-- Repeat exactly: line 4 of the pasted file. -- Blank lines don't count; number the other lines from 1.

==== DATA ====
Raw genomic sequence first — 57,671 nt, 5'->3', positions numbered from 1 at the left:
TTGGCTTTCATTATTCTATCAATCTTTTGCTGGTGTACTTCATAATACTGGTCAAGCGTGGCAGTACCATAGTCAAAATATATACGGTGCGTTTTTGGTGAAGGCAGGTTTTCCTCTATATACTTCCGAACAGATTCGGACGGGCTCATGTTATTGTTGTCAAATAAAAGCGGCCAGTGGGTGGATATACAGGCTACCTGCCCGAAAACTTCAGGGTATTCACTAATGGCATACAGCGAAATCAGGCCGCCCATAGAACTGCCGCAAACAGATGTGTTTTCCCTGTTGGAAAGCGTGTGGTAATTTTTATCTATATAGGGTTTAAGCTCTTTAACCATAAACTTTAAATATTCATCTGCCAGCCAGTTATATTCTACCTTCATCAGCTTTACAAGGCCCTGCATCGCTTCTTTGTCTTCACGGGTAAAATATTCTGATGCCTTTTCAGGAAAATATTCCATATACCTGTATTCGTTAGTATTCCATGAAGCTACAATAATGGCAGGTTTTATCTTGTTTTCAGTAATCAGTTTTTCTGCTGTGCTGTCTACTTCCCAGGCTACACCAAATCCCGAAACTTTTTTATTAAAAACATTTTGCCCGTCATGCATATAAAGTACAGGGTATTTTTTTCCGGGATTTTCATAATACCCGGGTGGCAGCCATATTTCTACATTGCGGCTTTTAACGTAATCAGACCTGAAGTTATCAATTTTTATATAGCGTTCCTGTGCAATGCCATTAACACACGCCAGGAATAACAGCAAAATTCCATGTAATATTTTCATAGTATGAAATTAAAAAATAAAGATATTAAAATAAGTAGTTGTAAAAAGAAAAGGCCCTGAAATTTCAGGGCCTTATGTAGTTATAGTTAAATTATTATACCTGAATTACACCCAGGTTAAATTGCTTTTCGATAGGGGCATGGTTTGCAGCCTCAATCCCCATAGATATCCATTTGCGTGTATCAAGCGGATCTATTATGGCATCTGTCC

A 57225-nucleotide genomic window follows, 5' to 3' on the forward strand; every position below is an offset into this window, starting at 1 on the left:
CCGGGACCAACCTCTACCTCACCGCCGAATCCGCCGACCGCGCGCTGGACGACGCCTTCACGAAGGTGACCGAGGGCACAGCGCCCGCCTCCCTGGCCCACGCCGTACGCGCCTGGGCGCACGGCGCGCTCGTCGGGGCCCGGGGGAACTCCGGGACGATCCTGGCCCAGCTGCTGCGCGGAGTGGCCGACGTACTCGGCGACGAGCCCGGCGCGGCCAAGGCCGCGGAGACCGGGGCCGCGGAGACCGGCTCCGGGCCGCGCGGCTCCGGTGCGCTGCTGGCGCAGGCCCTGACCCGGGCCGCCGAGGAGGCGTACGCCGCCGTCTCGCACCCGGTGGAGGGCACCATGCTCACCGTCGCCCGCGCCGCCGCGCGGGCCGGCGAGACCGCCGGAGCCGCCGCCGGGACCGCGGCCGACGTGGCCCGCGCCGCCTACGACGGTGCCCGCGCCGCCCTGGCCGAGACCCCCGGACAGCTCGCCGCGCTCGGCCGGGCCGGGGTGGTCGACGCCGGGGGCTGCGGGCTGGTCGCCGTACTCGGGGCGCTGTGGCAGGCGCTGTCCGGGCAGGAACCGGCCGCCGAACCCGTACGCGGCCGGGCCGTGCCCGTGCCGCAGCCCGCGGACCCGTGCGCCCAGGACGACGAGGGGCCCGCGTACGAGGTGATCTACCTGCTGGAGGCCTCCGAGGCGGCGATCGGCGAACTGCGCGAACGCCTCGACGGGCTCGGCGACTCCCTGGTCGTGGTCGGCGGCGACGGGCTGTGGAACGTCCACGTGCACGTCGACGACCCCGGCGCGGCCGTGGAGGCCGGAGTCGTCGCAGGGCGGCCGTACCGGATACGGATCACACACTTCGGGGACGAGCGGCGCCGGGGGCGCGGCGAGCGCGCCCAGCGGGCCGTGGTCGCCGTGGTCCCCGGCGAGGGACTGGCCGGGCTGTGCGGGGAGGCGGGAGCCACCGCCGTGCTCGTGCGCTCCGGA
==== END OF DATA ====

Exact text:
CCGGGACCAACCTCTACCTCACCGCCGAATCCGCCGACCGCGCGCTGGACGACGCCTTCACGAAGGTGACCGAGGGCACAGCGCCCGCCTCCCTGGCCCACGCCGTACGCGCCTGGGCGCACGGCGCGCTCGTCGGGGCCCGGGGGAACTCCGGGACGATCCTGGCCCAGCTGCTGCGCGGAGTGGCCGACGTACTCGGCGACGAGCCCGGCGCGGCCAAGGCCGCGGAGACCGGGGCCGCGGAGACCGGCTCCGGGCCGCGCGGCTCCGGTGCGCTGCTGGCGCAGGCCCTGACCCGGGCCGCCGAGGAGGCGTACGCCGCCGTCTCGCACCCGGTGGAGGGCACCATGCTCACCGTCGCCCGCGCCGCCGCGCGGGCCGGCGAGACCGCCGGAGCCGCCGCCGGGACCGCGGCCGACGTGGCCCGCGCCGCCTACGACGGTGCCCGCGCCGCCCTGGCCGAGACCCCCGGACAGCTCGCCGCGCTCGGCCGGGCCGGGGTGGTCGACGCCGGGGGCTGCGGGCTGGTCGCCGTACTCGGGGCGCTGTGGCAGGCGCTGTCCGGGCAGGAACCGGCCGCCGAACCCGTACGCGGCCGGGCCGTGCCCGTGCCGCAGCCCGCGGACCCGTGCGCCCAGGACGACGAGGGGCCCGCGTACGAGGTGATCTACCTGCTGGAGGCCTCCGAGGCGGCGATCGGCGAACTGCGCGAACGCCTCGACGGGCTCGGCGACTCCCTGGTCGTGGTCGGCGGCGACGGGCTGTGGAACGTCCACGTGCACGTCGACGACCCCGGCGCGGCCGTGGAGGCCGGAGTCGTCGCAGGGCGGCCGTACCGGATACGGATCACACACTTCGGGGACGAGCGGCGCCGGGGGCGCGGCGAGCGCGCCCAGCGGGCCGTGGTCGCCGTGGTCCCCGGCGAGGGACTGGCCGGGCTGTGCGGGGAGGCGGGAGCCACCGCCGTGCTCGTGCGCTCCGGA